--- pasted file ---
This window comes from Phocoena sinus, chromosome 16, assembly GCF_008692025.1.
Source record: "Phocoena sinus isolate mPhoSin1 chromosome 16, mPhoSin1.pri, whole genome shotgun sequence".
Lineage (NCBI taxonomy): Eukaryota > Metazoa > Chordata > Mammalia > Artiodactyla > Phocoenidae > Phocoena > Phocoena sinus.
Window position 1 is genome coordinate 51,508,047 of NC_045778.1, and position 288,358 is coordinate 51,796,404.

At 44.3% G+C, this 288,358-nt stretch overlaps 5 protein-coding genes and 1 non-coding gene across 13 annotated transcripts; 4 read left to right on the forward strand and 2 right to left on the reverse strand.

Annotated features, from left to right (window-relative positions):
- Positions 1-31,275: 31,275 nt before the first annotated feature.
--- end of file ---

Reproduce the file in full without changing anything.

This window comes from Phocoena sinus, chromosome 16, assembly GCF_008692025.1.
Source record: "Phocoena sinus isolate mPhoSin1 chromosome 16, mPhoSin1.pri, whole genome shotgun sequence".
Lineage (NCBI taxonomy): Eukaryota > Metazoa > Chordata > Mammalia > Artiodactyla > Phocoenidae > Phocoena > Phocoena sinus.
Window position 1 is genome coordinate 51,508,047 of NC_045778.1, and position 288,358 is coordinate 51,796,404.

At 44.3% G+C, this 288,358-nt stretch overlaps 5 protein-coding genes and 1 non-coding gene across 13 annotated transcripts; 4 read left to right on the forward strand and 2 right to left on the reverse strand.

Annotated features, from left to right (window-relative positions):
- Positions 1-31,275: 31,275 nt before the first annotated feature.